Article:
Starting a small business is no small decision.
But despite the countless sacrifices and challenges small business owners face, an overwhelming 84 per cent of small business owners would do it all over again.
If you’re thinking about taking the plunge and starting a business of your own, there are some key steps you need to take first.
Below are some of the top tips I have given through mentoring over 1000 SCORE clients and acting as an angel investor.
These tips spring from what I see successful entrepreneurs do and what I see those who come up short not do.
Here are the 10 things you need to do before starting a business:
1. Develop a powerful message
What customer problem are you solving that potential customers are willing to pay for? This is often called the value proposition.
Also, why will your business be operationally and financially successful?
2. Focus on the customer and fully understand the market
There are many examples of companies that do not have the best product/service or are not first to market, yet are very successful because they have mastered marketing and sales.
Research the demographics and psychographics of your potential customer base and understand their buying habits.
Watch competitors, talk with similar businesses, browse your competitors’ websites, and understand what their customers are saying about them in social media.
3. Start small and grow
If possible, self-fund your startup and then go for funding when you can create a growth story. This might cause you to break up your product/service offering into smaller pieces so you can fund the early stages and get some traction and experience.
4. Understand your own strengths, skills, and time available
Know when you need to engage an accountant, lawyer, insurance agent, marketing specialist, web page designer, or other professional. This will start your management process as a business owner.
Check out their Marketplace listings to find expert help on web design, marketing strategy, and more.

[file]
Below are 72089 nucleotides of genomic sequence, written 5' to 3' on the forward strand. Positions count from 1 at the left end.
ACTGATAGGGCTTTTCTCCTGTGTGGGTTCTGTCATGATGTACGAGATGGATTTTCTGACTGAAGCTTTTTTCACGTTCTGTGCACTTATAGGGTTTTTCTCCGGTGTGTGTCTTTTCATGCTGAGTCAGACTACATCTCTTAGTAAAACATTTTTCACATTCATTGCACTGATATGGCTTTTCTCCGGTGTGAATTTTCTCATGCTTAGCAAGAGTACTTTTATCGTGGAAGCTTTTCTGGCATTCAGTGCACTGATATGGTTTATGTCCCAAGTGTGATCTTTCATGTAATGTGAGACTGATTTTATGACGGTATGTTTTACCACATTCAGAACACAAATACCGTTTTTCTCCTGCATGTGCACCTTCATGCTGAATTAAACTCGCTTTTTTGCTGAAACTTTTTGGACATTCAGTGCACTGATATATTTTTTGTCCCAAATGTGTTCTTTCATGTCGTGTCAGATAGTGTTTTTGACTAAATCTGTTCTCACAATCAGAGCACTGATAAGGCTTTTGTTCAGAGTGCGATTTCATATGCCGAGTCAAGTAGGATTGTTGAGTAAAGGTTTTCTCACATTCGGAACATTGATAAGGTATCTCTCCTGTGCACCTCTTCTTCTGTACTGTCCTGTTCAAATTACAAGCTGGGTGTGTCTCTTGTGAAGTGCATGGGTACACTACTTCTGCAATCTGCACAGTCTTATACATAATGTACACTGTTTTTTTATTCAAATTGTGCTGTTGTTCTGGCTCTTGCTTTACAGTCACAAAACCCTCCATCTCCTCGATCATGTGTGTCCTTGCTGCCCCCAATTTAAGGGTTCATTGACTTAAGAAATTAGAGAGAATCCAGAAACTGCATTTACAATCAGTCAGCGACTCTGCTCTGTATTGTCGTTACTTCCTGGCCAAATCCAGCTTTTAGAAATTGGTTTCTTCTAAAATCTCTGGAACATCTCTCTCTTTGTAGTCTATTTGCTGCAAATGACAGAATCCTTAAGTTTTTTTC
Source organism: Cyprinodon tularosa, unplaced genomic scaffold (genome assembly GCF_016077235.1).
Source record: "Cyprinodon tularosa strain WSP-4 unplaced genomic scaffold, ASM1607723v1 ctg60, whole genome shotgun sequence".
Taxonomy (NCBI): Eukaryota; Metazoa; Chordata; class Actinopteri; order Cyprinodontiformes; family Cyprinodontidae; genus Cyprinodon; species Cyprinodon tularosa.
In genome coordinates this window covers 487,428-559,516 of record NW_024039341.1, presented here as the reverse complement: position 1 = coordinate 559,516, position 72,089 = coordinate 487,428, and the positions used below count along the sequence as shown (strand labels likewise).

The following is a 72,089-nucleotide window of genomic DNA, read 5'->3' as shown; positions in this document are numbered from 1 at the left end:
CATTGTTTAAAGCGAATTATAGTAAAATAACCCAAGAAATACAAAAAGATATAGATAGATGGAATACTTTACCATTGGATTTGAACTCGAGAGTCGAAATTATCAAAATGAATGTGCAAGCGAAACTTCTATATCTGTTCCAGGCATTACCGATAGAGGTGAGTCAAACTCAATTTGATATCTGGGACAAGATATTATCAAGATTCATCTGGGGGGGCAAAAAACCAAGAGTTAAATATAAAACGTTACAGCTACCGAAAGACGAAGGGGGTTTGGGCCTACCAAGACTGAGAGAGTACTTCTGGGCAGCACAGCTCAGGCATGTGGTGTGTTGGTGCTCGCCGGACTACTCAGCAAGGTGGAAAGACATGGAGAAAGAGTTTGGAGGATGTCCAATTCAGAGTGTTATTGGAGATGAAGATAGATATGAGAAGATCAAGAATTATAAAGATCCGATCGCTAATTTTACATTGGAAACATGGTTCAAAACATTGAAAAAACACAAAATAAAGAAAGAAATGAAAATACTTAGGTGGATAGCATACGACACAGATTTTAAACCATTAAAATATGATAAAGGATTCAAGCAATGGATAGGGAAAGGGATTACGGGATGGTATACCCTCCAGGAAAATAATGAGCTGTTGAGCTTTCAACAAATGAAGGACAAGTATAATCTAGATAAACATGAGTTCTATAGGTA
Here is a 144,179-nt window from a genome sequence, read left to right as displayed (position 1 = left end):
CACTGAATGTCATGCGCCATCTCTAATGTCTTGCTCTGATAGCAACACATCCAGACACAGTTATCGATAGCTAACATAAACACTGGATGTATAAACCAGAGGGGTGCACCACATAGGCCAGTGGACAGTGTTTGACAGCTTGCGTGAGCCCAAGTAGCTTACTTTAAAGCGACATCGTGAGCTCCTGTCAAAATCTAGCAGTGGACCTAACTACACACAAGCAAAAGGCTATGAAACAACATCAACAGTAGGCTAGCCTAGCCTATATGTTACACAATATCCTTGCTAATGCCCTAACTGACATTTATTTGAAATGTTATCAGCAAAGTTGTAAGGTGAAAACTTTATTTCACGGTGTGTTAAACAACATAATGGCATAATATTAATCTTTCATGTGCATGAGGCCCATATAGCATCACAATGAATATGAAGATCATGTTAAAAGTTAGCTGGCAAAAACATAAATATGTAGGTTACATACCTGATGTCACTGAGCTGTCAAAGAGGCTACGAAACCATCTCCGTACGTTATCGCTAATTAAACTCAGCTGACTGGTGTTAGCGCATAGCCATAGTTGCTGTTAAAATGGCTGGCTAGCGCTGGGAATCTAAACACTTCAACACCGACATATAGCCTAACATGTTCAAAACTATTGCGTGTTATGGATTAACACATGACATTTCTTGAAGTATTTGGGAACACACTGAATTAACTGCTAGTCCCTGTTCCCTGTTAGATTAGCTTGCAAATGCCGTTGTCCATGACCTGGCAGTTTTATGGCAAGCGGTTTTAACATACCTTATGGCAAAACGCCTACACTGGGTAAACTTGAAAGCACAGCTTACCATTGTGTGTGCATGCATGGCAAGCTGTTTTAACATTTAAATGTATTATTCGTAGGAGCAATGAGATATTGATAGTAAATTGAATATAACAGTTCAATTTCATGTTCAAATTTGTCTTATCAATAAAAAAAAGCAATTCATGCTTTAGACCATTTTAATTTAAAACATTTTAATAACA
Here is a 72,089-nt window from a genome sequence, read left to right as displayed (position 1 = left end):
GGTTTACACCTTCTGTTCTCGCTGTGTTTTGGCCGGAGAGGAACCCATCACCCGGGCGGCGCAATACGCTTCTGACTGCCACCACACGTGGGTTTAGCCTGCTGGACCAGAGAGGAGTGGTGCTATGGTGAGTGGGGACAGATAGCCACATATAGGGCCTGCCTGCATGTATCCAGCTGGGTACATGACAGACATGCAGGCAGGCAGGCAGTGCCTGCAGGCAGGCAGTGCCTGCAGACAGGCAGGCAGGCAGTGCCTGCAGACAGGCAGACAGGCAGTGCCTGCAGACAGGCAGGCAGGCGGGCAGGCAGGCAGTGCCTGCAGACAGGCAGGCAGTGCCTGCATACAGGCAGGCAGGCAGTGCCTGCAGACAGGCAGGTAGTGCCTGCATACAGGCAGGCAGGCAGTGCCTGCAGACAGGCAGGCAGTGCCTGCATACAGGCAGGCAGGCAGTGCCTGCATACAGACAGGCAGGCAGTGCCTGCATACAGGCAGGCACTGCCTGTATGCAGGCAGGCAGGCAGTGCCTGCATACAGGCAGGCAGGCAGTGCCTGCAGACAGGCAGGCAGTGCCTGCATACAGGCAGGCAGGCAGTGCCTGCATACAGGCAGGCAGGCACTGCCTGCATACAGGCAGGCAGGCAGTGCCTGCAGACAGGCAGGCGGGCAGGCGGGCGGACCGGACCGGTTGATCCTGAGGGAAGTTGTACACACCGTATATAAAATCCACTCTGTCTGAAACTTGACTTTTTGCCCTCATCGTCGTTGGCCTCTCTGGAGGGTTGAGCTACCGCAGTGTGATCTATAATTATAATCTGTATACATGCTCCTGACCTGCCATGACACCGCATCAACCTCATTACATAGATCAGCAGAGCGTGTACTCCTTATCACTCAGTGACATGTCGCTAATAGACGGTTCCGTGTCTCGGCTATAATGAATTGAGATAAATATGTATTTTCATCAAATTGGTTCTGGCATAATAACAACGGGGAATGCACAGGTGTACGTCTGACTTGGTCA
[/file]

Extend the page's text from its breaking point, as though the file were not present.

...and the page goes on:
5. Surround yourself with advisors and mentors
Launching and growing a business is difficult, and more than half will fail within 5 years.
No one person can have all the knowledge, experience, or even perspective to handle every business situation. Gain from others’ skills and experiences.
6. Get a SCORE mentor
If you’re not sure where to find a mentor, SCORE is a great place to start. SCORE mentors are free — just visit their website to find a face-to-face mentor near you or a mentor to contact via email or Skype.
Also at this site are many free workshops, webinars, and templates all focused on helping entrepreneurs successfully start and grow a business.
7. Write a business plan
Starting a business is difficult and risky; it’s easy to spend all your time and resources at it.
Having a written plan with your projected results and personal goals is the best way to stay on track.
As an example, your business may make
A business plan will put your ideas in concrete terms and help you identify places to change the business model where necessary.
8. Know your numbers
Have a good grasp on your sales, gross margins, profits, cash flow, and the specific metrics associated with your business.
You will be making many decisions “on the fly” and knowing the numbers — the business economics — will help ensure you make the right decisions.
Look for ways to cut costs where you can. Use cost-effective tools like email marketing and social media to drive awareness, rather than pricier traditional advertising methods.
9. Understand there are no entitlements
Don’t underestimate this one: You will work hard for all your achievements.
Being a small business owner is one of the hardest jobs around. In a recent survey, 40 per cent of small business owners said they don’t take vacations and have their money tied up in their business.
10. Have a passion for what you are doing
Being a business founder can be very lonely and there are not enough hours in the day to accomplish everything.
From big successes to large let downs, if you’re not fueled by passion at every step of the way your job becomes that much harder.
Culled from Constant Contact